Patients with clinical features consistent with polyglucosan body myopathy type I, with or without immunodeficiency, are good candidates for this test. Family members of patients who have known RBCK1 pathogenic variants are also good candidates. We will also sequence the RBCK1 gene to determine carrier status.


Official Gene Symbol OMIM ID
RBCK1 610924
Inheritance Abbreviation
Autosomal Dominant AD
Autosomal Recessive AR
X-Linked XL
Mitochondrial MT

Related Test

Metabolic Myopathies, Rhabdomyolysis and Exercise Intolerance Sequencing Panel


Genetic Counselors
  • Boisson B. et al. 2012. Nature Immunology. 13: 1178-86. PubMed ID: 23104095
  • Human Gene Mutation Database (Bio-base).
  • Nilsson J. et al. 2013. Annals of Neurology. 74: 914-9. PubMed ID: 23798481
  • Wang K. et al. 2013. Genome Medicine. 5: 67. PubMed ID: 23889995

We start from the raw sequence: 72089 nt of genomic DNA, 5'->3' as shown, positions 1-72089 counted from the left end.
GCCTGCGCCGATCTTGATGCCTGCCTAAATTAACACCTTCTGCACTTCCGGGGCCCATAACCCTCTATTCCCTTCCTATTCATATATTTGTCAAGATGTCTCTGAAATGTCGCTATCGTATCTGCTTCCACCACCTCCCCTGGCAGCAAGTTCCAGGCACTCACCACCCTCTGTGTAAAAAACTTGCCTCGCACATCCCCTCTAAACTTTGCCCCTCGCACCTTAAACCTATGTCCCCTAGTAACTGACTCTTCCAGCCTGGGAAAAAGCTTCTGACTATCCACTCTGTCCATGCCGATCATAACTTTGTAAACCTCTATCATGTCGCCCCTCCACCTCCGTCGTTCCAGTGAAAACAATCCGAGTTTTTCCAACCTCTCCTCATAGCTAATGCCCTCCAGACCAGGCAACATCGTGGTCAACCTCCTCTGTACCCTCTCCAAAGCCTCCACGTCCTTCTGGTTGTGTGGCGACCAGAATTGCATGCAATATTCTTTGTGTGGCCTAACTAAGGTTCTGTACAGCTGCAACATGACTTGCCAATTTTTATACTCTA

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Bi-Directional Sanger Sequencing

Test Procedure

Nomenclature for sequence variants was from the Human Genome Variation Society (  As required, DNA is extracted from the patient specimen.  PCR is used to amplify the indicated exons plus additional flanking non-coding sequence.  After cleaning of the PCR products, cycle sequencing is carried out using the ABI Big Dye Terminator v.3.0 kit.  Products are resolved by electrophoresis on an ABI 3730xl capillary sequencer.  In most cases, sequencing is performed in both forward and reverse directions; in some cases, sequencing is performed twice in either the forward or reverse directions.  In nearly all cases, the full coding region of each exon as well as 20 bases of non-coding DNA flanking the exon are sequenced.

Analytical Validity